Ir­ish rugby owes Joe a huge debt of grat­i­tude

The Argus - - SPORT -

AS was widely ex­pected Joe Sch­midt an­nounced last week that he would be step­ping down as Ir­ish rugby coach fol­low­ing next year’s World Cup in Ja­pan. The af­fa­ble Kiwi has presided over the great­est ever era of rugby in Ire­land and his in­flu­ence will be sorely missed.

Five years ago Sch­midt in­her­ited a team who had won just three of their pre­vi­ous ten Six Na­tions en­coun­ters. Our last Six Na­tions game prior to Sch­midt tak­ing over was a 22-15 de­feat in Rome to the Ital­ians.

Four years on from that mag­nif­i­cent 2009 Grand Slam win­ning game against the Welsh in Cardiff, Ire­land had be­come rugby’s great un­der­achiev­ers.

Fol­low­ing a com­pre­hen­sive Au­tumn In­ter­na­tional de­feat in Dublin to the Aus­tralians in his sec­ond game in charge, there was noth­ing to sug­gest that Ire­lands for­tunes were go­ing to change any­time soon. A day ear­lier at the same venue, the coun­try’s soc­cer fra­ter­nity were herald­ing the dawn of a new dy­nasty with the man­age­rial ‘dream team’ of Martin O Neill and Roy Keane win­ning their first game in charge, a 3-0 vic­tory over Latvia. Sch­midt and Ir­ish rugby looked to have a long road ahead of him.

How­ever just one week later Ire­land put in a su­perb per­for­mance against the mighty All Blacks, rac­ing into a 19-0 be­fore los­ing 24-22 in heart break­ing cir­cum­stances.

Yes, it was an­other de­feat but there was some­thing about the team per­for­mance that day that made you be­lieve things would be dif­fer­ent un­der Sch­midt.

What fol­lowed was two Six Na­tions cham­pi­onship in 2014 and 2015 our first con­sec­u­tive ti­tles in more than 60 years. The rugby wasn’t fan­tas­tic but we were now grind­ing out wins in tight games that in the re­cent past we would have lost.

There was a new men­tal tough­ness that our op­po­nents found dif­fi­cult to match. Sch­midt was also build­ing strength in depth that had never pre­vi­ously been wit­nessed in Ir­ish rugby. Don’t get me wrong. It wasn’t all plain sail­ing.

Ed­die Jones took charge of Eng­land in Novem­ber 2015 and the abra­sive Tas­ma­nian sparked an in­stant re­sponse from his new ram­pag­ing troops. We were de­throned in 2016 by the ‘old en­emy’ as they se­cured the Grand Slam and they ar­rived un­beaten in Dublin the fol­low­ing sea­son in the fi­nal game of the 2017 tour­na­ment.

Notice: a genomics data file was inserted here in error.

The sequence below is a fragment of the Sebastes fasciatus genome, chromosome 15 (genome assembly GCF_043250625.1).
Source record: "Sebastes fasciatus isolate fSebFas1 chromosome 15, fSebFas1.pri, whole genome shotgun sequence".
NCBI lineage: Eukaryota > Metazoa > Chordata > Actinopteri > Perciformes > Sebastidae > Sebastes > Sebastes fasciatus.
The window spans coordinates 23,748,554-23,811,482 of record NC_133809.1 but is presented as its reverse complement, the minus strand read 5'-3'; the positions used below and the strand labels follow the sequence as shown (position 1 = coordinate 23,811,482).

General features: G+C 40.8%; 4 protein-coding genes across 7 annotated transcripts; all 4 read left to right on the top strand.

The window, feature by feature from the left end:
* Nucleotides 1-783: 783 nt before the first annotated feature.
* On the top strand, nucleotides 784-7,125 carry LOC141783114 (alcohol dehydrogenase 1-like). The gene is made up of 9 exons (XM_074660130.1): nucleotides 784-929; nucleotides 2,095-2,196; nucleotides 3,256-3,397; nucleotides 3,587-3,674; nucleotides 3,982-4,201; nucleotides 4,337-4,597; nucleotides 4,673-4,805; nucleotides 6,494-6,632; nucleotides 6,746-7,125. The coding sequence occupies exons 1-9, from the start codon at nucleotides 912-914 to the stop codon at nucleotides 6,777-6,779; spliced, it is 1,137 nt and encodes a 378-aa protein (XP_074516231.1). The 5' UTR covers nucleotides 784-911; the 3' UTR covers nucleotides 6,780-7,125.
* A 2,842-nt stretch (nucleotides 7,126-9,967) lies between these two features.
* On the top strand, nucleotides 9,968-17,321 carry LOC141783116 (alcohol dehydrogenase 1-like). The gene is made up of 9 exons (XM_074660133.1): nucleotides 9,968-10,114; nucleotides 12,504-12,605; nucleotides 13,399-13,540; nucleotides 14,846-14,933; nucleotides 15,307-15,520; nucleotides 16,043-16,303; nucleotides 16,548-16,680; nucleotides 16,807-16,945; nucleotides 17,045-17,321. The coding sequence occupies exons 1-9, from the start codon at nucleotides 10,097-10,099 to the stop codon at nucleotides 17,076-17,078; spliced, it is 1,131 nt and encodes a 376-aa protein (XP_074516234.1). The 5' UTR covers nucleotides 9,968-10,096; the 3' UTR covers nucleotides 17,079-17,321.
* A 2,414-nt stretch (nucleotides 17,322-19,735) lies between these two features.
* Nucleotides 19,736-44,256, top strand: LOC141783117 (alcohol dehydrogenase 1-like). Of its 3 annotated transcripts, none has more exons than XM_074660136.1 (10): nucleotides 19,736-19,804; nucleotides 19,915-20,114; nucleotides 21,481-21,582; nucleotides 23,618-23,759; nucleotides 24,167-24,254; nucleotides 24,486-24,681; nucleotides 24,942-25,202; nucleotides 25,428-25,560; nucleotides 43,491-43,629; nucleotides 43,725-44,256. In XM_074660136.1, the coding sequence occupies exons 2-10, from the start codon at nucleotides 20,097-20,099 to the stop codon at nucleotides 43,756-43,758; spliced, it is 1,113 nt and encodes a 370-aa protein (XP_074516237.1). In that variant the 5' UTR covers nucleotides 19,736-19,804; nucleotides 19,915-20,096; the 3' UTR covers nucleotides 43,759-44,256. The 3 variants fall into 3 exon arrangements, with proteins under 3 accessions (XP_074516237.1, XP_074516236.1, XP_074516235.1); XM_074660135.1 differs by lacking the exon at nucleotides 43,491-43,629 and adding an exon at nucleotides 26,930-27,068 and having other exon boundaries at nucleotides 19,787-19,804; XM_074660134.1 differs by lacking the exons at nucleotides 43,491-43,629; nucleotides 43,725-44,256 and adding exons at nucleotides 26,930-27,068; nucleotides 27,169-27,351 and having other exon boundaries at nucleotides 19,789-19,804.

This was an­other defin­ing game of the Sch­midt era as Ire­land won 13-9 and de­nied our op­po­nents a sec­ond Grand Slam in a row. Ire­land kicked on from this game grow­ing from strength to strength while Ed­die Jones & Co have gone back­wards.

Sand­wiched be­tween those two sea­son was our first ever win over the All Blacks in Chicago.

2018 has been the great­est year in the his­tory of Ir­ish rugby. First there was the all con­quer­ing Grand Slam tri­umph, made spe­cial by away wins in Paris and Twick­en­ham; then the Test series win in Aus­tralia and fi­nally that mag­nif­i­cent vic­tory over the All Blacks at the Aviva.

I’ll hold my hand up. I thought the All Blacks would be a step too far. They came to Dublin with real in­tent. They wanted to law down a marker in ad­vance of next year’s World Cup. But it was Ire­land who drew the line in the sand.

We didn’t beat them with last ditch try sav­ing tack­les. The was no huge slice of luck or any mo­ment of great for­tune that swung the game in our favour. No, it was hard nosed, tough ag­gres­sive rugby that put New Zealand on the back foot. We de­served our win and prob­a­bly should have won the con­test more com­fort­ably.

The ar­chi­tect of this suc­cess has now an­nounced he is leav­ing. New coach Andy Far­rell has huge boots to fill. What im­presses me most about the de­part­ing coach is the man­ner in which he has achieved all of this. Through it all he has re­mained a good guy. He adopts the high­est stan­dards in his deal­ing with play­ers, op­po­nents, of­fi­cial­dom and the me­dia. He has shown you can main­tain the high­est stan­dards while still treat­ing peo­ple with dig­nity and re­spect. His mod­est be­hav­iour and de­meanour is equally de­cent in vic­tory and de­feat. He doesn’t do spin. He is calls it as it is. Ir­ish rugby will miss Joe Sch­midt. It re­mains to be seen if Sch­midt’s legacy will be a last­ing one. AND fi­nally I was sad­dened to learn over the week­end of the sud­den and tragic pass­ing of for­mer Louth and Dundalk Young Ire­lands player Michael McCabe. Mickey was a great ser­vant to club and county win­ning a Se­nior Cham­pi­onship in 1979. He was a great sup­port to me as a young­ster com­ing into the Louth panel for the first time in 1985. He al­ways had your back and showed me the ropes on how to sur­vive. He was as tough as nails but an ex­cel­lent foot­baller also. A win by Young Ire­lands next week in the Le­in­ster Ju­nior Fi­nal would be a fit­ting trib­ute. My deep­est sym­pa­thies to his wife and fam­ily. Ar dheis Dé go raibh a anam.

Joe Sch­midt will be sorely missed by Ire­land when he calls it a dat af­ter next year’s World Cup.

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